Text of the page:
He had no clue about it at the time. All Michael Nanchoff knew of his goal and assist, scored when he was with the Portland Timbers in a 2-0 U.S. Open Cup victory, was that it felt good because he was getting few chances to play otherwise.
As fate would have it, the opponent turned out to be significant. That June 2013 victory for Portland came at the expense of the Tampa Bay Rowdies, whose right back noticed Nanchoff's talent.
The right back who three years later is Rowdies coach Stuart Campbell.
"I've never really stuck that game to coach yet, but in the long run it paid off for me," Nanchoff said. In the form of playing time, something that Nanchoff saw far less of than he'd hoped for in the MLS. He has started 10 of Tampa Bay's 12 matches, though Nanchoff is still waiting to record his first goal.
It's not nearly as long as the agony of the wait that began his pro career. Nanchoff was right in the middle of the formation of a powerhouse college program at the University of Akron, culminating for Nanchoff with a national championship in 2010.
Akron nearly went undefeated in 2009 — "You almost felt invincible when you stepped out onto the field," Nanchoff recalled — but the Zips lost the College Cup finals 0-0 (3-2 in penalty kicks) to Virginia. It all ended well with the title the following season and Nanchoff, who scored 16 goals in three seasons, chose to skip his final year of college eligibility.
Nanchoff was drafted eighth overall by Vancouver, the fifth player from Akron taken in the first round of that 2011 draft.
But that prestige came with a catch — one that hindered Nanchoff's pro prospects right from the start. He played the last month of the Akron season with a torn groin and the ensuing rehab process spilled over.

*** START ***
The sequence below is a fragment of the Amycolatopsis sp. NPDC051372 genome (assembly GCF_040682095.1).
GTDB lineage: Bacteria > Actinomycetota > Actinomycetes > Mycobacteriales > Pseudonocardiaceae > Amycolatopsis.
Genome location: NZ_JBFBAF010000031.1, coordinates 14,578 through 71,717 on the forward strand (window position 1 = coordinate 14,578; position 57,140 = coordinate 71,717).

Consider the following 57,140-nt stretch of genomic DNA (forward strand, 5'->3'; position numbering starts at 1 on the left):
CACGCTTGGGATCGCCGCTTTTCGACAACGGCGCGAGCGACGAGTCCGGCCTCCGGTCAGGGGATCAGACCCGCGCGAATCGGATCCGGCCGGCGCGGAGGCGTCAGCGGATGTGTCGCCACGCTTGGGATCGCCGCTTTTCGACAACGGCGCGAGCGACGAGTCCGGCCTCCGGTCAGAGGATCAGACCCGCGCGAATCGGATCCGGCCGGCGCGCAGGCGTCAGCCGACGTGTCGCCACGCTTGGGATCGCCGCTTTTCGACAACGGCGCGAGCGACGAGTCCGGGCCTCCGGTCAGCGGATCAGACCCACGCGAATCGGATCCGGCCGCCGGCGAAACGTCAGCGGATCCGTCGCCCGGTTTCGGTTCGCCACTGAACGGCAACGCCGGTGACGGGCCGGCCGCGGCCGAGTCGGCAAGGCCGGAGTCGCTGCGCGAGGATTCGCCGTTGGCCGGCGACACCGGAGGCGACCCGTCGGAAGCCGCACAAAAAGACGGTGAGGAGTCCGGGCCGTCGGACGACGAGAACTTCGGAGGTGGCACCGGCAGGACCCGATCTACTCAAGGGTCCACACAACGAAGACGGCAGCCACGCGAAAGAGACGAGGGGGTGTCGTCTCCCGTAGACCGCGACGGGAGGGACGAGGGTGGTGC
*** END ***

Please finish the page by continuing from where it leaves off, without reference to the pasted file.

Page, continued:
"For me Vancouver started off on a horrible, horrible step. I had a sports hernia and missed the first four months," he said. "It was rainy, I didn't know too many people there. It took its toll. But it was also a wake-up call for me like, 'Hey, man, you gotta persevere,' and it was tough. Almost like treading water is how I felt. But I don't look back on it as a negative thing."
Then came an even better pro town, Portland, which just so happened to get a new coach in 2013 named Caleb Porter.
"Such an unbelievable soccer city, diehard fans," Nanchoff said.
But he was stuck behind quality midfielder Diego Valeri and sat on the reserve roster while the Timbers were winning the Western Conference and Porter was winning MLS coach of the year honors.
But credit Nanchoff for recognizing the situation he was in.
"Portland was on a tear at the time," he said. "So I had a good long talk with (Porter), told him I'd love to go on loan somewhere. … So within three weeks, I was on my way to Sweden."
Nanchoff had an enriching six months with Jonkopings, scoring two goals and getting consistent playing time. He was used to playing in Europe. His father, George, a former pro and U.S. international team player (uncle Louis also played professionally), took Nanchoff's Cleveland team overseas for many tournaments.
But back in the states, Nanchoff spent most of his time the next two seasons with Portland's United Soccer League side, making just six appearances for the big club, in the end logging around an hour of MLS playing time in more than three seasons.
That doesn't include U.S. Open Cup play, of course. Campbell had a firsthand look at Nanchoff's perfect one-time volley goal, which whizzed by Campbell and into the net. It no doubt popped out of Campbell's memory bank, with Tampa Bay signing Nanchoff, 27, in January.
"That ended up doing me justice," Nanchoff said. "It's amazing here. I really did my research before coming here, wanted an environment suitable to me as a person and player and it's great, from the staff to the fans. Ralph's Mob follows us just about everywhere.
"We get to brag about being a Tampa Bay Rowdie. We have the best fans and people want to play here."